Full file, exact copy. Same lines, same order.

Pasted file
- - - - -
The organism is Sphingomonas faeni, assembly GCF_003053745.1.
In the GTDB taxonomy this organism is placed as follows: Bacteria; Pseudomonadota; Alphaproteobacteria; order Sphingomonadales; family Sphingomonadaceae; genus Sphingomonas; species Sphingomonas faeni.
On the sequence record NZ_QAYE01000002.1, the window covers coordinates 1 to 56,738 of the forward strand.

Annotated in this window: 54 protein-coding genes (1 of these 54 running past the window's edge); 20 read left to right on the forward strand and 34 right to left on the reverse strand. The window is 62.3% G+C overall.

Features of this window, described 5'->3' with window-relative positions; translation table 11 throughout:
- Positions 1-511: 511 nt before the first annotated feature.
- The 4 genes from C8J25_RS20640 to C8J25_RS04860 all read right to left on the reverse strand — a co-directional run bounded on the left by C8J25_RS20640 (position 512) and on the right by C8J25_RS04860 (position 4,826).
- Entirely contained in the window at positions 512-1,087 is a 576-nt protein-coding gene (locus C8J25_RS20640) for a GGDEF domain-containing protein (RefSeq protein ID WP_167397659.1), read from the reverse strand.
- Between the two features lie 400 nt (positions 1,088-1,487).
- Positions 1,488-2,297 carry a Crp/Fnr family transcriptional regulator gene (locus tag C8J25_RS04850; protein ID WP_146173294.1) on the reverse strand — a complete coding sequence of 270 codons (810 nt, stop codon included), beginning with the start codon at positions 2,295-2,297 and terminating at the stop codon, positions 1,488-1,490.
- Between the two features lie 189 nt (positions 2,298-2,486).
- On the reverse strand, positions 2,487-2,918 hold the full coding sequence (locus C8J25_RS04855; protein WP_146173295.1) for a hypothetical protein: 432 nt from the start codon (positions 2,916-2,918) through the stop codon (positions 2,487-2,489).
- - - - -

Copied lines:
The organism is Sphingomonas faeni, assembly GCF_003053745.1.
In the GTDB taxonomy this organism is placed as follows: Bacteria; Pseudomonadota; Alphaproteobacteria; order Sphingomonadales; family Sphingomonadaceae; genus Sphingomonas; species Sphingomonas faeni.
On the sequence record NZ_QAYE01000002.1, the window covers coordinates 1 to 56,738 of the forward strand.

Annotated in this window: 54 protein-coding genes (1 of these 54 running past the window's edge); 20 read left to right on the forward strand and 34 right to left on the reverse strand. The window is 62.3% G+C overall.

Features of this window, described 5'->3' with window-relative positions; translation table 11 throughout:
- Positions 1-511: 511 nt before the first annotated feature.
- The 4 genes from C8J25_RS20640 to C8J25_RS04860 all read right to left on the reverse strand — a co-directional run bounded on the left by C8J25_RS20640 (position 512) and on the right by C8J25_RS04860 (position 4,826).
- Entirely contained in the window at positions 512-1,087 is a 576-nt protein-coding gene (locus C8J25_RS20640) for a GGDEF domain-containing protein (RefSeq protein ID WP_167397659.1), read from the reverse strand.
- Between the two features lie 400 nt (positions 1,088-1,487).
- Positions 1,488-2,297 carry a Crp/Fnr family transcriptional regulator gene (locus tag C8J25_RS04850; protein ID WP_146173294.1) on the reverse strand — a complete coding sequence of 270 codons (810 nt, stop codon included), beginning with the start codon at positions 2,295-2,297 and terminating at the stop codon, positions 1,488-1,490.
- Between the two features lie 189 nt (positions 2,298-2,486).
- On the reverse strand, positions 2,487-2,918 hold the full coding sequence (locus C8J25_RS04855; protein WP_146173295.1) for a hypothetical protein: 432 nt from the start codon (positions 2,916-2,918) through the stop codon (positions 2,487-2,489).